Tag: African culture

Odunde, largest African American street festival, goes virtual for 45th anniversary

BY SINEAD CUMMINGS | PhillyVoice

The largest African American street festival in the country annually takes place in Philadelphia. Typically held on the second Sunday in June, Odunde draws large crowds supporting and celebrating African culture.

The festival’s concept originates from the Yoruba people of Nigeria, West Africa. Odunde is a Yoruba word that means “Happy New Year.”

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Why were US Democrats wearing Ghana’s kente cloth?

By BBC

When US Democrats in Congress proposed legislation to reform the police following weeks of protests over the death of African American George Floyd at the hands of a white officer, commenters on social media only wanted to talk about one thing: what they were wearing. Nancy Pelosi, the Speaker of the House of Representatives, and other Democratic lawmakers were draped in scarves made from a cloth of colourful geometric Ghanaian designs called kente.

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Has African art finally found a place in New York?

By Nick Ogutu | African Education in Focus

As one of the proprietors of Harlem Artisan Market, I know this is a difficult to answer because African art and culture is so rich, diverse and deep that it could occupy the entire city itself. As part of an initiative for Safari Yangu and a few street vendors, Harlem Artisan Market opened its doors in December 2018 as a pop-up indoor market on 105 west 125th street in Harlem. Safari Yangu is an organization that was founded in 2017 by a group of volunteer students at Columbia University. Its purpose is to empower immigrants through advocacy and create different platforms to tell their unique stories.

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Carleton University’s Institute for African Studies Celebrates 10 Years of Impact

By Tyrone Burke | Carleton Newsroom

In 2009, Carleton became home to the first stand-alone, degree-granting Institute of African Studies in Canada. It brought together scholars who were studying Africa in a diverse set of disciplines to pursue a coherent, Africa-focused research program.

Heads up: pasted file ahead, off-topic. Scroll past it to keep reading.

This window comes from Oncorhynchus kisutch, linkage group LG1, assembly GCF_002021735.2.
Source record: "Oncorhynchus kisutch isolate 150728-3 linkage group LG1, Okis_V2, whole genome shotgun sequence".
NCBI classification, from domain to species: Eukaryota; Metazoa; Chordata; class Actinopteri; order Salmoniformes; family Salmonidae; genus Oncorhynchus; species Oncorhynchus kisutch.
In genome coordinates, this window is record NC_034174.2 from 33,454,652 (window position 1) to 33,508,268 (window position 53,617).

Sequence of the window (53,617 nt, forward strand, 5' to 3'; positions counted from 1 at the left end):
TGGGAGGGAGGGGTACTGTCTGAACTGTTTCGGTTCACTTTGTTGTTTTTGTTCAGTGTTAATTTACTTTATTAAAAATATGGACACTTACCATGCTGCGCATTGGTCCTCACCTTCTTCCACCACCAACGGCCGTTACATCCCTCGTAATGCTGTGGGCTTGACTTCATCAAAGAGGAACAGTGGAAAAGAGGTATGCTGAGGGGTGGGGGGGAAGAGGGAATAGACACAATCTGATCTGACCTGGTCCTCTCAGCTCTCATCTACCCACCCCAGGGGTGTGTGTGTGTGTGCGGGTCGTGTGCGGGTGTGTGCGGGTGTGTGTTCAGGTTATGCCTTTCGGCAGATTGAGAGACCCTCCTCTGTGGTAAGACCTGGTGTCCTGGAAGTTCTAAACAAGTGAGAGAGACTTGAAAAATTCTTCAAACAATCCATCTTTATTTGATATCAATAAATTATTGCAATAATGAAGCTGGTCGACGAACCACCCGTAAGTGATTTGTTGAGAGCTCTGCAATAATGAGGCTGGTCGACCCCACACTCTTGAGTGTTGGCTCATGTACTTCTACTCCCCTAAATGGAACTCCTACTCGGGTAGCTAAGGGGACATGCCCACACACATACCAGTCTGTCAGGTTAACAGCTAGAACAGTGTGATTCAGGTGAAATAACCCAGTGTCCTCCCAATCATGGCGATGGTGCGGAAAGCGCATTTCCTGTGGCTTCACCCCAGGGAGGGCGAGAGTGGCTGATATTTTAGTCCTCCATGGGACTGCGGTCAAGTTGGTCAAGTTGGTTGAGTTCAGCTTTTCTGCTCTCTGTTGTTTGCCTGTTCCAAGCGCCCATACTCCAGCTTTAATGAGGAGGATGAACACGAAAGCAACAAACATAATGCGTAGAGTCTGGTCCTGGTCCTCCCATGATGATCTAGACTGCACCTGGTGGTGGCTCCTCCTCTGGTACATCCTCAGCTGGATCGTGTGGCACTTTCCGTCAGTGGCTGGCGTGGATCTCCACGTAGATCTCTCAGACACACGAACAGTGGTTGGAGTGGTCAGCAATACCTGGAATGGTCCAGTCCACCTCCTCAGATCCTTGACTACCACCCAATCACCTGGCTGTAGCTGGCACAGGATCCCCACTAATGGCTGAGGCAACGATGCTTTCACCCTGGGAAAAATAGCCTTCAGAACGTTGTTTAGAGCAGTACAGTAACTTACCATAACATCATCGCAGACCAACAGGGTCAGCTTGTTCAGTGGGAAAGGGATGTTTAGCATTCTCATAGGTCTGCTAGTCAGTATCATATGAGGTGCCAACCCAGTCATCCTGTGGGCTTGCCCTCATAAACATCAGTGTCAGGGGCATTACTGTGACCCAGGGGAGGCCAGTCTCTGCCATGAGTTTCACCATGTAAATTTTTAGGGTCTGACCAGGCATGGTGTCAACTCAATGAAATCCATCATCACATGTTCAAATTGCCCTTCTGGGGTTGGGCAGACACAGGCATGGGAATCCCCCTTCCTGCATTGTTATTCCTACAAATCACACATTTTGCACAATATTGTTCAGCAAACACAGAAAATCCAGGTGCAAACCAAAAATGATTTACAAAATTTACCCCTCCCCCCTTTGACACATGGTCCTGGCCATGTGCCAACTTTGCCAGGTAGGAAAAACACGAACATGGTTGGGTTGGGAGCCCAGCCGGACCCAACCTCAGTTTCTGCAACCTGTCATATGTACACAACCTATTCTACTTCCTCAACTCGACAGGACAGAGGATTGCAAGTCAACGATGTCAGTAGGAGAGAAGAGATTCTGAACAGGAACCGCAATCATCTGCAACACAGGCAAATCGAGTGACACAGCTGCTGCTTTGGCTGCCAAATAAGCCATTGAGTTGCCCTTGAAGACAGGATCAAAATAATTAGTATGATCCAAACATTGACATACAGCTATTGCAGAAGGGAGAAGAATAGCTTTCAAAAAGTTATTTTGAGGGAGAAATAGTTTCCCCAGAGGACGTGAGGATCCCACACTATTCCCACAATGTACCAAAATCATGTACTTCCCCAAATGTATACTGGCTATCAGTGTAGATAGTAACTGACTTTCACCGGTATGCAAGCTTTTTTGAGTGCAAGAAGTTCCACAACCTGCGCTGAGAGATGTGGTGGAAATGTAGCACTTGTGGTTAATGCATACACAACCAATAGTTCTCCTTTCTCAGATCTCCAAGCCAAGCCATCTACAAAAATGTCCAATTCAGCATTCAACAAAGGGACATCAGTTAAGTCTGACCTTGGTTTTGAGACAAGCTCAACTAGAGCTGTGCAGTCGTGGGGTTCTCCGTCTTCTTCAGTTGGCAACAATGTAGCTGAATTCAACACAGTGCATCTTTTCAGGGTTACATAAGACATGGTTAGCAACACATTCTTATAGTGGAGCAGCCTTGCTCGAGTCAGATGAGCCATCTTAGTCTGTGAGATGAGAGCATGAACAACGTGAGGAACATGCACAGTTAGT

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It’s Angélique Kidjo’s Birthday, and Her Country’s Too

She is probably Africa’s most widely respected international vocalist, and one of its hungriest synthesizers of culture and ideas.

By Giovanni Russonello|The New York Times


The Beninese vocalist Angélique Kidjo was born into one of the most hopeful moments of the 20th century. Just two weeks after her birth in 1960 — in Ouidah, Dahomey — her country finally gained independence from France. It was one of 17 African nations to declare independence that year.

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‘Taste of Africa’ slated for Rusk library

  • By Jo Anne Embleton

RUSK – Arts, crafts and delicious cuisines from the African and African-American culture are the focal point of “A Taste of Africa Arts and Culture” exhibit, slated from 11:30 a.m. to 3 p.m. Saturday at the Rusk Public Library, 207 E 6th St.

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Buffalo Museum of Science exhibits ancient Egyptian artifacts

By: Mustafa Marie 

The Buffalo Museum of Science in America dedicated a dimmed room to display ancient Egyptian mummies alongside their unique coffins and gold-plated bandages.

The curators at the museum said that the mummies date back to the Greco-Roman era. They further stated that the Egyptian artifacts displayed at the museum span back to the year 332 BC.

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African culture celebrated at Heritage Fest Miami

The Black History Month event was held S at the Arsht Center.

Sheron Williams, sales director of Concerned African Women Inc., shed some historic light on African head-wrapping to show Black women have been “fly” for centuries.

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CBS’s ‘Bob Hearts Abishola’ Rings True To These Nigerian Viewers

By ISABELLA GOMEZ SARMIENTO

“There’s a white man at the door.”

In the new CBS comedy Bob Hearts Abishola, those words cause a flurry of concern for an immigrant Nigerian family living in Detroit.

“Tell me, when has that ever been good?” demands Auntie Olu, played by Shola Adewusi.

The white man she’s referring to is Bob — a stocky, 50-year-old guy played by Mike & Molly actor Billy Gardell. He’s come to Olu’s house in search of her niece Abishola, portrayed by Nigerian actress Folake Olowofoyeku. At first, Olu and her husband assume something has gone terribly wrong. But their worries are soothed when they realize Bob is interested in asking Abishola out.

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Diaspora Showcase brings African culture to Tucson

By Rogelio Mares

The history of African Americans in Tucson is rich, full of names, dates and titles.

During segregation if you were black you could only learn that history at the Dunbar Academy.

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